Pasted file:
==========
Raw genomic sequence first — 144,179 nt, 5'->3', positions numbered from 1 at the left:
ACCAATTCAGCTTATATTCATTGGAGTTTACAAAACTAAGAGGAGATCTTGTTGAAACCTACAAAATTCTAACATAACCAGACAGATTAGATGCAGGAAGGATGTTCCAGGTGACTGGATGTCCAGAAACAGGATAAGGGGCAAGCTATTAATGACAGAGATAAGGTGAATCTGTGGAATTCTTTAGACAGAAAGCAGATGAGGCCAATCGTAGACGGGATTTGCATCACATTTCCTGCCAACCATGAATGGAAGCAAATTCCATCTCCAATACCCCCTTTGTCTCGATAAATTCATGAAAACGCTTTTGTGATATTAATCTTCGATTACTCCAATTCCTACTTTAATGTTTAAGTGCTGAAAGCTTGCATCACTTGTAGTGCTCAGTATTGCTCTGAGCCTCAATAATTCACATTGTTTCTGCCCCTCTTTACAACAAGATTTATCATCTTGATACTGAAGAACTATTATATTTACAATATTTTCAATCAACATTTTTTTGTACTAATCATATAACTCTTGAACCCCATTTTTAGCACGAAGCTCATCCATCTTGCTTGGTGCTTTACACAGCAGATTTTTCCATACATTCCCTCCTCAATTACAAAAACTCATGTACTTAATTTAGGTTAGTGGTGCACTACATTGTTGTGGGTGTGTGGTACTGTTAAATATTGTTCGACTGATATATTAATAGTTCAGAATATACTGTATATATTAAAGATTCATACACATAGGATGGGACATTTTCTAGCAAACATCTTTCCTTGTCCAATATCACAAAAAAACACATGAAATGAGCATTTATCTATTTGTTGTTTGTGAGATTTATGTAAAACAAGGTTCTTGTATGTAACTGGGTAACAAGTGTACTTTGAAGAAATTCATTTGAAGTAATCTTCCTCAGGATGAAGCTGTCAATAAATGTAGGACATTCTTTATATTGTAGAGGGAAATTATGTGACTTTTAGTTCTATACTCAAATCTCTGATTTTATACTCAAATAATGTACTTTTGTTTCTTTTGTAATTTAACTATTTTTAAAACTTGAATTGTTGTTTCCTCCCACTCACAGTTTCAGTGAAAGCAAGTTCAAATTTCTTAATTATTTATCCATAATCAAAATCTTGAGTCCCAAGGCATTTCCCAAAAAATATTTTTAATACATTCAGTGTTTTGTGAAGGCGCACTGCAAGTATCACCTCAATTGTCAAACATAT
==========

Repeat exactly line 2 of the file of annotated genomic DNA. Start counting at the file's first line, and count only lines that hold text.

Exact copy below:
ACCAATTCAGCTTATATTCATTGGAGTTTACAAAACTAAGAGGAGATCTTGTTGAAACCTACAAAATTCTAACATAACCAGACAGATTAGATGCAGGAAGGATGTTCCAGGTGACTGGATGTCCAGAAACAGGATAAGGGGCAAGCTATTAATGACAGAGATAAGGTGAATCTGTGGAATTCTTTAGACAGAAAGCAGATGAGGCCAATCGTAGACGGGATTTGCATCACATTTCCTGCCAACCATGAATGGAAGCAAATTCCATCTCCAATACCCCCTTTGTCTCGATAAATTCATGAAAACGCTTTTGTGATATTAATCTTCGATTACTCCAATTCCTACTTTAATGTTTAAGTGCTGAAAGCTTGCATCACTTGTAGTGCTCAGTATTGCTCTGAGCCTCAATAATTCACATTGTTTCTGCCCCTCTTTACAACAAGATTTATCATCTTGATACTGAAGAACTATTATATTTACAATATTTTCAATCAACATTTTTTTGTACTAATCATATAACTCTTGAACCCCATTTTTAGCACGAAGCTCATCCATCTTGCTTGGTGCTTTACACAGCAGATTTTTCCATACATTCCCTCCTCAATTACAAAAACTCATGTACTTAATTTAGGTTAGTGGTGCACTACATTGTTGTGGGTGTGTGGTACTGTTAAATATTGTTCGACTGATATATTAATAGTTCAGAATATACTGTATATATTAAAGATTCATACACATAGGATGGGACATTTTCTAGCAAACATCTTTCCTTGTCCAATATCACAAAAAAACACATGAAATGAGCATTTATCTATTTGTTGTTTGTGAGATTTATGTAAAACAAGGTTCTTGTATGTAACTGGGTAACAAGTGTACTTTGAAGAAATTCATTTGAAGTAATCTTCCTCAGGATGAAGCTGTCAATAAATGTAGGACATTCTTTATATTGTAGAGGGAAATTATGTGACTTTTAGTTCTATACTCAAATCTCTGATTTTATACTCAAATAATGTACTTTTGTTTCTTTTGTAATTTAACTATTTTTAAAACTTGAATTGTTGTTTCCTCCCACTCACAGTTTCAGTGAAAGCAAGTTCAAATTTCTTAATTATTTATCCATAATCAAAATCTTGAGTCCCAAGGCATTTCCCAAAAAATATTTTTAATACATTCAGTGTTTTGTGAAGGCGCACTGCAAGTATCACCTCAATTGTCAAACATAT